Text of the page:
It’s your opportunity to prove that your book is a worthwhile investment. Therefore, take the time to polish your proposal and highlight the unique value you bring. This is the document that can launch your publishing dreams.

Key elements to focus on when writing your book proposal are as follows:

  • Overview – This briefly summarizes your book’s subject matter, why it’s important, and any unique angles or approaches you’re taking. It should hook the publisher right away.
  • Chapter Outline – Provide a short paragraph on each chapter to map out the book’s structure and content flow. This gives the publisher a clear picture of your vision.
  • Target Audience – Describe who your readers are, including demographics and psychographics. Why will they be drawn to your book?
  • Competitive Titles – Analyze how your book differs from others on the shelves. Show why there’s a need for your book.
  • Marketing Plan – Highlight your existing platform and promotion ideas. Prove there’s an audience eager for your book.
  • Author Bio – Summarize your credentials and platform that qualify you to write this book.
  • Sample Chapters – Include 1-2 chapters that demonstrate your writing skills and ability to deliver on the proposal.

Submit to Publishers

Once you’ve identified publishers that seem like a good fit for your book, it’s time to start submitting. Make sure to closely follow each publisher’s submission guidelines. Most will want either a query letter, a proposal, or the full manuscript. Therefore:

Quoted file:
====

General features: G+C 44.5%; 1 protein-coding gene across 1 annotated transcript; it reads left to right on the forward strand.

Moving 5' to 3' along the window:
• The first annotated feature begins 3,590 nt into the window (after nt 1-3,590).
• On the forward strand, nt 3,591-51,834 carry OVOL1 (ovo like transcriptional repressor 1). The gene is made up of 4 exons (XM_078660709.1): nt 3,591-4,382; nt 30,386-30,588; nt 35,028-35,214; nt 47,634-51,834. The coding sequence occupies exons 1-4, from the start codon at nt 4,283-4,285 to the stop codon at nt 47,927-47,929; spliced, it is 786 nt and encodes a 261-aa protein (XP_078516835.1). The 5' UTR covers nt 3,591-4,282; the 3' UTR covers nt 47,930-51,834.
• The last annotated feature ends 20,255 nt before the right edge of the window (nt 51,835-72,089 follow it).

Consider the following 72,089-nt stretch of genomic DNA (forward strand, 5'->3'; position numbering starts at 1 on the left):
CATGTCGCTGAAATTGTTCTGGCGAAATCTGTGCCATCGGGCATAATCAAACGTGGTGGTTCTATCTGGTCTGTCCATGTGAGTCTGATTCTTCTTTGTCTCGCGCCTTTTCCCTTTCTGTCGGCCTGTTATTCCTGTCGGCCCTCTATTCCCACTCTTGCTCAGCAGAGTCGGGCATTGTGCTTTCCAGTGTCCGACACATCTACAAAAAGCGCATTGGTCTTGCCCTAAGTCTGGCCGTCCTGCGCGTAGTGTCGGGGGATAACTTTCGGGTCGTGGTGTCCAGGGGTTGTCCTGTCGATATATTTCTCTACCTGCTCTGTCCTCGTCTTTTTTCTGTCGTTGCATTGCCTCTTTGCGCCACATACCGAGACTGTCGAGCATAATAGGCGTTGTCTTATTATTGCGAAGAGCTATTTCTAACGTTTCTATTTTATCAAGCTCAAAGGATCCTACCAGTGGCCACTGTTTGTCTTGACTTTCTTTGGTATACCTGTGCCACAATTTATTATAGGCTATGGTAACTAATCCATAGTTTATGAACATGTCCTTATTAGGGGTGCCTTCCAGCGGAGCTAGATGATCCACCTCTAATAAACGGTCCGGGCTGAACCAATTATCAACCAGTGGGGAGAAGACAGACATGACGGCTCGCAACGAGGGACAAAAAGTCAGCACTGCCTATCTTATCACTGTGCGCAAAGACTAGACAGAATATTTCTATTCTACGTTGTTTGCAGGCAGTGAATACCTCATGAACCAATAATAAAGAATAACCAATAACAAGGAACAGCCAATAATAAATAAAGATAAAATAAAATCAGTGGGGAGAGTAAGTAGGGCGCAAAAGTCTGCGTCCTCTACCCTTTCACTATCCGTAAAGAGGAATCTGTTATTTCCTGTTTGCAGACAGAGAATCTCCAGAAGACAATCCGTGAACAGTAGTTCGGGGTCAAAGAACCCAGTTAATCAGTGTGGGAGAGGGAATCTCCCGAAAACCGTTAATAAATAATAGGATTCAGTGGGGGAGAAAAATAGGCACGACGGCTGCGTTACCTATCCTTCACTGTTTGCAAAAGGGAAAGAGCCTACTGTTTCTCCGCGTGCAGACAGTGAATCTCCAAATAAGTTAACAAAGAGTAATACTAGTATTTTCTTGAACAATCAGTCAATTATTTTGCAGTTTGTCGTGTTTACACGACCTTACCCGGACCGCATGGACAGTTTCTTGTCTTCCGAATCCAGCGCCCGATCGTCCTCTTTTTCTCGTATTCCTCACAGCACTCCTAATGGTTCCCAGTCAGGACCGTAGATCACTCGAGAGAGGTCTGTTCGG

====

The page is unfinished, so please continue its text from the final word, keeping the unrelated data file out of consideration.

• Carefully read the guidelines and only send what is requested. Following instructions shows you can be a professional partner.
  • Keep detailed records of where and when you submit. Use a spreadsheet to track submissions so you don’t accidentally send to the same publisher twice.
  • Only submit to one publisher at a time if exclusivity is required. Some want exclusive rights for a set period during consideration.
  • Be patient, as response times can vary. Larger publishers may take 3-6 months and smaller ones tend to be faster. Follow up if you haven’t heard after the stated response time.
  • Politely inform other publishers if you receive an offer to remove your submission from their consideration queue.
  • If rejected, carefully review any feedback that is provided before resubmitting elsewhere. Make suggested revisions first, if possible.
  • Don’t get discouraged by rejections. It’s often not a reflection on your work. Publishers reject many proposals that later go on to be successful books. Persistence is key.
  • Manage your submissions carefully and systematically to give yourself the best chance of getting a publishing contract.

Evaluate an Offer

When you receive an offer from a publisher, it’s important to thoroughly evaluate it before signing anything. Here are some key things to look for:

Contract Terms

  • Carefully read the entire contract. Make sure you understand all the terms and conditions.
  • Pay attention to the length of the contract. Most are for the full term of copyright (life of the author plus 70 years).
  • Look at provisions for who owns the rights and how revenues will be split. The contract should detail who gets what percentage of royalties.
  • See if there are any clauses that limit your ability to publish future works. You want to maintain as much creative freedom as possible.


  • Determine what rights the publisher requires. Most want exclusive worldwide rights for the full term of copyright.